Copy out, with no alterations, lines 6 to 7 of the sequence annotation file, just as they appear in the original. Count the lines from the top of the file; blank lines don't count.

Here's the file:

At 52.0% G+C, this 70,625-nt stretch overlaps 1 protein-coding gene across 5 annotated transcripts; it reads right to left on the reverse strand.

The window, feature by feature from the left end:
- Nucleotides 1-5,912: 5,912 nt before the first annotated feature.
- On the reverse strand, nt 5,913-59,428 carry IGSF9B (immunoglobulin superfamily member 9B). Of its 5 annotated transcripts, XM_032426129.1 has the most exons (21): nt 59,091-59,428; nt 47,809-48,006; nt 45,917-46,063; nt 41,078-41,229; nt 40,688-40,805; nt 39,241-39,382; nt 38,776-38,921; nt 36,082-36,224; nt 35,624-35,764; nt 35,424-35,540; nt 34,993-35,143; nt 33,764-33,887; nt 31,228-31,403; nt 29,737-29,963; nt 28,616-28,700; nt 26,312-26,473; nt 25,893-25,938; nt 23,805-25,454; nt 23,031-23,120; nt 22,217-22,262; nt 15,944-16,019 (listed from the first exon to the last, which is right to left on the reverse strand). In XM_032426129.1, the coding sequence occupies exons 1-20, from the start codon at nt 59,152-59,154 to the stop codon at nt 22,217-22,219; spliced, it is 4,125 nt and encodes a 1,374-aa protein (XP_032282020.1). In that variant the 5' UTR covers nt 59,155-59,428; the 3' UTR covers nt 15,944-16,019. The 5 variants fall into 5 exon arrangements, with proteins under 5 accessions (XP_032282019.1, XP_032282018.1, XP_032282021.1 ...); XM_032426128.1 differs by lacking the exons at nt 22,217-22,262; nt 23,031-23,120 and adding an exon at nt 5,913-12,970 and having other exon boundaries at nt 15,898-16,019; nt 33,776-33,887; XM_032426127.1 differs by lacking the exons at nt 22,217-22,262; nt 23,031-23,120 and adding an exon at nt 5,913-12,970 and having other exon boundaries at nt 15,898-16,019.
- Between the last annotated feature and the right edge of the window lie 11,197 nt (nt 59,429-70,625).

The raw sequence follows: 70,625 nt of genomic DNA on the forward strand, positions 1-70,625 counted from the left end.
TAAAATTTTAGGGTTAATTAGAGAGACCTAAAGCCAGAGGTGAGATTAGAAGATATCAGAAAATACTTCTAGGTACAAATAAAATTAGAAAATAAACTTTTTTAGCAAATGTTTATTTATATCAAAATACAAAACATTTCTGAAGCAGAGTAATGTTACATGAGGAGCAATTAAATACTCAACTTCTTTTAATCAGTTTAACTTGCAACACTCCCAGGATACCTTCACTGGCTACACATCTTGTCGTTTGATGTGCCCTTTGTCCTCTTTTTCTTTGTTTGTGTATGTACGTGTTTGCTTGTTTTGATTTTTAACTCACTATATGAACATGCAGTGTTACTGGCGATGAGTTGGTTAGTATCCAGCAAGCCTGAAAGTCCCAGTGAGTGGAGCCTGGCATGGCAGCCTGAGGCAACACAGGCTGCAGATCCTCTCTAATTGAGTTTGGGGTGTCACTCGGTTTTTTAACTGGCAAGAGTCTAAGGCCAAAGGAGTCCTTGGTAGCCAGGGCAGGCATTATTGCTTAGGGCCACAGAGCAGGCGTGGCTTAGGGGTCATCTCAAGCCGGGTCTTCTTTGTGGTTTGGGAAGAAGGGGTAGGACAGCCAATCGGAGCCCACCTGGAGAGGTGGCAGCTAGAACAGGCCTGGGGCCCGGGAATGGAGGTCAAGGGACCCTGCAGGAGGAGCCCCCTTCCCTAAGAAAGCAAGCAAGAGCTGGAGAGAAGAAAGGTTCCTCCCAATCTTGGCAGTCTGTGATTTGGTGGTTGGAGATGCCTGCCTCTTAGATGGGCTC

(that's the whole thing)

The raw sequence follows: 70,625 nt of genomic DNA on the forward strand, positions 1-70,625 counted from the left end.
TAAAATTTTAGGGTTAATTAGAGAGACCTAAAGCCAGAGGTGAGATTAGAAGATATCAGAAAATACTTCTAGGTACAAATAAAATTAGAAAATAAACTTTTTTAGCAAATGTTTATTTATATCAAAATACAAAACATTTCTGAAGCAGAGTAATGTTACATGAGGAGCAATTAAATACTCAACTTCTTTTAATCAGTTTAACTTGCAACACTCCCAGGATACCTTCACTGGCTACACATCTTGTCGTTTGATGTGCCCTTTGTCCTCTTTTTCTTTGTTTGTGTATGTACGTGTTTGCTTGTTTTGATTTTTAACTCACTATATGAACATGCAGTGTTACTGGCGATGAGTTGGTTAGTATCCAGCAAGCCTGAAAGTCCCAGTGAGTGGAGCCTGGCATGGCAGCCTGAGGCAACACAGGCTGCAGATCCTCTCTAATTGAGTTTGGGGTGTCACTCGGTTTTTTAACTGGCAAGAGTCTAAGGCCAAAGGAGTCCTTGGTAGCCAGGGCAGGCATTATTGCTTAGGGCCACAGAGCAGGCGTGGCTTAGGGGTCATCTCAAGCCGGGTCTTCTTTGTGGTTTGGGAAGAAGGGGTAGGACAGCCAATCGGAGCCCACCTGGAGAGGTGGCAGCTAGAACAGGCCTGGGGCCCGGGAATGGAGGTCAAGGGACCCTGCAGGAGGAGCCCCCTTCCCTAAGAAAGCAAGCAAGAGCTGGAGAGAAGAAAGGTTCCTCCCAATCTTGGCAGTCTGTGATTTGGTGGTTGGAGATGCCTGCCTCTTAGATGGGCTC